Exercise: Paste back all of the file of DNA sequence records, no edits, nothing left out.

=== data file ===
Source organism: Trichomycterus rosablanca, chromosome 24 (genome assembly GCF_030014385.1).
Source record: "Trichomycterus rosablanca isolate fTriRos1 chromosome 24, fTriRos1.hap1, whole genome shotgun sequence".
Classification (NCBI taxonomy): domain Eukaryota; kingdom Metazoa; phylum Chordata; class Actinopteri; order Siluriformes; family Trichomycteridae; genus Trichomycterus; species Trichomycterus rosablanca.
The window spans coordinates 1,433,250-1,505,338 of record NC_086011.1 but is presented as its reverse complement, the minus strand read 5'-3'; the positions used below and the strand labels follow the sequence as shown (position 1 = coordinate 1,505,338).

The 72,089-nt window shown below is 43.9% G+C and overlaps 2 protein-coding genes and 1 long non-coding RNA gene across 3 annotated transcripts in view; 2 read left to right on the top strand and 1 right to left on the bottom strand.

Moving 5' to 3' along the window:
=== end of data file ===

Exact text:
Source organism: Trichomycterus rosablanca, chromosome 24 (genome assembly GCF_030014385.1).
Source record: "Trichomycterus rosablanca isolate fTriRos1 chromosome 24, fTriRos1.hap1, whole genome shotgun sequence".
Classification (NCBI taxonomy): domain Eukaryota; kingdom Metazoa; phylum Chordata; class Actinopteri; order Siluriformes; family Trichomycteridae; genus Trichomycterus; species Trichomycterus rosablanca.
The window spans coordinates 1,433,250-1,505,338 of record NC_086011.1 but is presented as its reverse complement, the minus strand read 5'-3'; the positions used below and the strand labels follow the sequence as shown (position 1 = coordinate 1,505,338).

The 72,089-nt window shown below is 43.9% G+C and overlaps 2 protein-coding genes and 1 long non-coding RNA gene across 3 annotated transcripts in view; 2 read left to right on the top strand and 1 right to left on the bottom strand.

Moving 5' to 3' along the window: